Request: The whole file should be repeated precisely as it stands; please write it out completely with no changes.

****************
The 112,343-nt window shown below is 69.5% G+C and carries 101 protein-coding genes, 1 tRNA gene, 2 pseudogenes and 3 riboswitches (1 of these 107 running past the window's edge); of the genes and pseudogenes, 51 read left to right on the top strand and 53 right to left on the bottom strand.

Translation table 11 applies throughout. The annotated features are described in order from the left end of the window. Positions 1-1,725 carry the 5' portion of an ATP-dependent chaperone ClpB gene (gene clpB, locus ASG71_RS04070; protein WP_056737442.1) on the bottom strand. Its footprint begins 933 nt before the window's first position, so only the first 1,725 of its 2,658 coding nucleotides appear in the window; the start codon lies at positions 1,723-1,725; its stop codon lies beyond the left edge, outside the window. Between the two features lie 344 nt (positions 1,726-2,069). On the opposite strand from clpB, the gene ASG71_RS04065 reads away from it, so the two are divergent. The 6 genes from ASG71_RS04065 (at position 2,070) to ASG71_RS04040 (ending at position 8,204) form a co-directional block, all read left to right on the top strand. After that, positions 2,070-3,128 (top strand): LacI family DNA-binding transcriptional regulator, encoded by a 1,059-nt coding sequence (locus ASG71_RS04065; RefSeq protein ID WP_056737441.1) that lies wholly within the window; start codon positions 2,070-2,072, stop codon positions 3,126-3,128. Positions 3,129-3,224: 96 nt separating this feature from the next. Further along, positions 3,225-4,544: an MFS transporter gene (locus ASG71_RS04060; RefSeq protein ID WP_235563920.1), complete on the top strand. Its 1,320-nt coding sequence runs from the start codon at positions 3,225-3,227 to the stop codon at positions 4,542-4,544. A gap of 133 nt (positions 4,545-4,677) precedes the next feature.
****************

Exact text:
The 112,343-nt window shown below is 69.5% G+C and carries 101 protein-coding genes, 1 tRNA gene, 2 pseudogenes and 3 riboswitches (1 of these 107 running past the window's edge); of the genes and pseudogenes, 51 read left to right on the top strand and 53 right to left on the bottom strand.

Translation table 11 applies throughout. The annotated features are described in order from the left end of the window. Positions 1-1,725 carry the 5' portion of an ATP-dependent chaperone ClpB gene (gene clpB, locus ASG71_RS04070; protein WP_056737442.1) on the bottom strand. Its footprint begins 933 nt before the window's first position, so only the first 1,725 of its 2,658 coding nucleotides appear in the window; the start codon lies at positions 1,723-1,725; its stop codon lies beyond the left edge, outside the window. Between the two features lie 344 nt (positions 1,726-2,069). On the opposite strand from clpB, the gene ASG71_RS04065 reads away from it, so the two are divergent. The 6 genes from ASG71_RS04065 (at position 2,070) to ASG71_RS04040 (ending at position 8,204) form a co-directional block, all read left to right on the top strand. After that, positions 2,070-3,128 (top strand): LacI family DNA-binding transcriptional regulator, encoded by a 1,059-nt coding sequence (locus ASG71_RS04065; RefSeq protein ID WP_056737441.1) that lies wholly within the window; start codon positions 2,070-2,072, stop codon positions 3,126-3,128. Positions 3,129-3,224: 96 nt separating this feature from the next. Further along, positions 3,225-4,544: an MFS transporter gene (locus ASG71_RS04060; RefSeq protein ID WP_235563920.1), complete on the top strand. Its 1,320-nt coding sequence runs from the start codon at positions 3,225-3,227 to the stop codon at positions 4,542-4,544. A gap of 133 nt (positions 4,545-4,677) precedes the next feature.